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Friday, September 17, 2010

NewsTilt Was An Obvious Disaster From the Beginning

Posted By on Fri, Sep 17, 2010 at 2:46 PM

Oh, the humanity...
  • Oh, the humanity...
Oh, the humanity...
There's been a lot of discussion today about Paul Biggar's account of the demise of NewsTilt, an online startup that aimed to save journalism by connecting journalists directly with readers. NewsTilt would provide journalists with a web framework and help them to build community and promote their work, thus enabling individual reporters to haul in $30,000 to $70,000 a year from ad revenue. That, at least, was the plan.

Two months after its April launch, in which it announced itself as "the future platform of journalism," NewsTilt/NewsLabs had lost one of its founders, and then shut down completely. Co-founder Nathan Chong said he would return the remaining startup funds to the project's investors--which turned out to be $20,000 of an initial $50,000 investment.


Now, Biggar, the former CEO, has released a nearly 7,000-word reflection on exactly what went wrong, and why -- including the fact that he and Chong "didn't really care about journalism, and weren't even avid news readers," even as they were trying to reinvent the news industry.

Out of curiosity, I signed up for the NewsLabs Q&A e-mail list early this spring. On the list, Biggar fielded questions from interested journalists. It was immediately clear that the project was a mess, fueled by vacuous thinking and the free-floating anxiety of an industry in crisis. 

In one characteristic exchange in early March, a journalist suggested if the NewsLabs wanted to host high-quality reporting, they would need editors.

In response, Biggar wanted to know why another reporter couldn't just read over stories.  "What is special about an editor?" he wrote "(I'm asking this sincerely, not as flamebait)." Later, he told the journalists on the list that he had been informed that "editors are not needed by experienced reporters."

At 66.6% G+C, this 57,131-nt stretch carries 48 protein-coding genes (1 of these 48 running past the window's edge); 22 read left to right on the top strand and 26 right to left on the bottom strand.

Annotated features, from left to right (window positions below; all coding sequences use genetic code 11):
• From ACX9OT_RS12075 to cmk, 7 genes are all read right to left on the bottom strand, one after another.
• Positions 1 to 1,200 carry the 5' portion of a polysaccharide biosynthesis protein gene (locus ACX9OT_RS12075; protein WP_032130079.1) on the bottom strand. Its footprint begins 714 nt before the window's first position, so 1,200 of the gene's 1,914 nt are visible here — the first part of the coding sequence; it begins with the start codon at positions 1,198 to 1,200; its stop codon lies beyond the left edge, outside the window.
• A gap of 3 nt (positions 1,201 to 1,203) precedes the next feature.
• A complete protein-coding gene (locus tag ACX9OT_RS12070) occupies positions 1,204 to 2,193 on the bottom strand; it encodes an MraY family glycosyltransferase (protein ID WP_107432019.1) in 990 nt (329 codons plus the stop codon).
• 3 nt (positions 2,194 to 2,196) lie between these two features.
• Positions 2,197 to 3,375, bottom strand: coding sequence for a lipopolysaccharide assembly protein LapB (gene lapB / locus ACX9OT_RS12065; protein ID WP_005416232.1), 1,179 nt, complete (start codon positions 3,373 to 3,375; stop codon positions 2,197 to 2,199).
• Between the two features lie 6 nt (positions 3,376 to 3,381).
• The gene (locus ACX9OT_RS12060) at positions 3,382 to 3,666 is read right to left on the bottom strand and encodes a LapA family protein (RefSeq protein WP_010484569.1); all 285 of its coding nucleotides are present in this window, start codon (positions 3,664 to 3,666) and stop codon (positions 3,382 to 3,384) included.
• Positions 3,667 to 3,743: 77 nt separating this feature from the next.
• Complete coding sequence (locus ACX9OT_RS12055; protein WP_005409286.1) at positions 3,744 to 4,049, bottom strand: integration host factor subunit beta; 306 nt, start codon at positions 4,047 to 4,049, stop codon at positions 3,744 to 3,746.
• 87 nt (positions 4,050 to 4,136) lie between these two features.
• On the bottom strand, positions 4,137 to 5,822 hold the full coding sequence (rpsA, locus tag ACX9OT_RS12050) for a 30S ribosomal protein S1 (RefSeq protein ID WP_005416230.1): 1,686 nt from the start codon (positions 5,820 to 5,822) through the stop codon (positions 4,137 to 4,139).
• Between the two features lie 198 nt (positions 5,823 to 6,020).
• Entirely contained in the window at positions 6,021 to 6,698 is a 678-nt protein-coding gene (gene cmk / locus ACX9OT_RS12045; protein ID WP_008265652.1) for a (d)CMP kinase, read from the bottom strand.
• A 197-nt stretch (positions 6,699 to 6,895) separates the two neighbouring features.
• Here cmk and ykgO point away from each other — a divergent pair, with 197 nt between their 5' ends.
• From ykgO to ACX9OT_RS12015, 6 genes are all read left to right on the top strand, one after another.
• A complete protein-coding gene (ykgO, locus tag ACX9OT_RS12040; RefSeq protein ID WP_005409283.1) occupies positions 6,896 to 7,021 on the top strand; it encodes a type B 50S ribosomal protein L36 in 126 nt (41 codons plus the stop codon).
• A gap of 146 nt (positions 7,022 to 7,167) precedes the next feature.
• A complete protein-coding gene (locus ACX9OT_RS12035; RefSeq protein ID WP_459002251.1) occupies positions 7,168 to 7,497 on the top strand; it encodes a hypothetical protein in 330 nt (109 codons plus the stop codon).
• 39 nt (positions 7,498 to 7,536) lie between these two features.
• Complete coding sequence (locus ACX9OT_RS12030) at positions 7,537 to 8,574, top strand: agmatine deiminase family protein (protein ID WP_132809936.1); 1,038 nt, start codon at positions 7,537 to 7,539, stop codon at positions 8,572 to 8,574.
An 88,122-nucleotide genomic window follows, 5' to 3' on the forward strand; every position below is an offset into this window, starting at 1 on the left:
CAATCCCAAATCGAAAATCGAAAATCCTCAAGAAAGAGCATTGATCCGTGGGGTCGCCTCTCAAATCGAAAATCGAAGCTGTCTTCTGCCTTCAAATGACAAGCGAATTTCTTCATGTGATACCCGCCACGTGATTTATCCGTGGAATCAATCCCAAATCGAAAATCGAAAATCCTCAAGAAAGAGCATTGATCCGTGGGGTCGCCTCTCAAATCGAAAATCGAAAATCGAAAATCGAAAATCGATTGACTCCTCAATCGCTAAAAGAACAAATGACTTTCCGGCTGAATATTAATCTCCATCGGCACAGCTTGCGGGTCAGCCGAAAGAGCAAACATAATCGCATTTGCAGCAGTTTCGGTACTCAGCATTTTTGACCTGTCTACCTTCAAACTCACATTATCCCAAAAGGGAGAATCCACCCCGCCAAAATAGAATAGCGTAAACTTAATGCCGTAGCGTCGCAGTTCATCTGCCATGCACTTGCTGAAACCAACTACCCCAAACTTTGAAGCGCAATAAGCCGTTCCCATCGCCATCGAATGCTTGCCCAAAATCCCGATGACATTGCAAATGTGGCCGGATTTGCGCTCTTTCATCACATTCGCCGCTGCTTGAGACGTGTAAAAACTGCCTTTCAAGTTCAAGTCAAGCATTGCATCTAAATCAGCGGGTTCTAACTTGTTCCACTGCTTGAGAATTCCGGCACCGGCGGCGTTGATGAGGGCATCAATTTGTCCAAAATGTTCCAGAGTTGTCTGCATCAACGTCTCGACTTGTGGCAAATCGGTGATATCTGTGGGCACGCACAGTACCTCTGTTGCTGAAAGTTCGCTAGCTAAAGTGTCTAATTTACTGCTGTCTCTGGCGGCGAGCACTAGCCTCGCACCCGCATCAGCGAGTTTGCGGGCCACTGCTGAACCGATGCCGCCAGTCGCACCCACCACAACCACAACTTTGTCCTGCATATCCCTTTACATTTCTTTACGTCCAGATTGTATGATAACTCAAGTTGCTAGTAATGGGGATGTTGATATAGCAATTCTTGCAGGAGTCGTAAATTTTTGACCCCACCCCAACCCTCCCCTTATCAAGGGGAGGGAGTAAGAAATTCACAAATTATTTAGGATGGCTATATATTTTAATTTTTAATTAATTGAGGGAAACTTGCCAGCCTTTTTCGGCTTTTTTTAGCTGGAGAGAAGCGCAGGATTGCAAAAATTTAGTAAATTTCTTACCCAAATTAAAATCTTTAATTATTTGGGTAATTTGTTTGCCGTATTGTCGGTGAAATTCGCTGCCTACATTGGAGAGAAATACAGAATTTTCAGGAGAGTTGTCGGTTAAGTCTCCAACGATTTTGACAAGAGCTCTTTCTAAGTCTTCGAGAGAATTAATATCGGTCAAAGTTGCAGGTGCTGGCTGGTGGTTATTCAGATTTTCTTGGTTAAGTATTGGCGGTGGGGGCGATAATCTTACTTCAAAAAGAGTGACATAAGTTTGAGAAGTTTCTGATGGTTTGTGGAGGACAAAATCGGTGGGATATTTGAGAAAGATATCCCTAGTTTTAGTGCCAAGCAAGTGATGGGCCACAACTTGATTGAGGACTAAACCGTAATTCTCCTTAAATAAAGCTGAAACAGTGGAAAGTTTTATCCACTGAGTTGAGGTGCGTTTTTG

When a member of the list questioned if Biggar was really qualified to be running a journalism start-up, Biggar wrote that there wasn't a lot of debate about the problem that NewsLabs was trying to solve:

"The problem here is the existing monolithic media structures, and the speed at which they move," he wrote. "The solution (again, I've never heard dissent to this notion) is that journalists are going to handle everything and become their own personal brands online. When speaking to journalists about this there was (surprisingly) little disagreement, but (unsurprisingly) a lot of we set out to fix it."

But Biggar ran into trouble when journalists on the list kept wanting him to recreate parts of that "monolith," like editors and fact checkers.

So, he explained, they were trying to figure out on the fly "what parts of what are being asked for (in this case editors) are valuable parts of an efficient machine honed and perfected over the last century, and which are relics of a former era."

From a tech-start-up perspective, the moral of Biggar's story is simple: Don't start a company in an industry you don't understand or care about.

But there's a more journalism-specific moral, too -- one that ties into this week's debate over journalism school curricula. Biggar frames one of the Big Questions of today's journalism business very nicely. On many fronts (objectivity, government funding), we're constantly questioning what parts of the current machinery are essential, and which are relics. But you should at least be able to differentiate what's essential from what isn't before you start talking about saving the news.

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Lois Beckett


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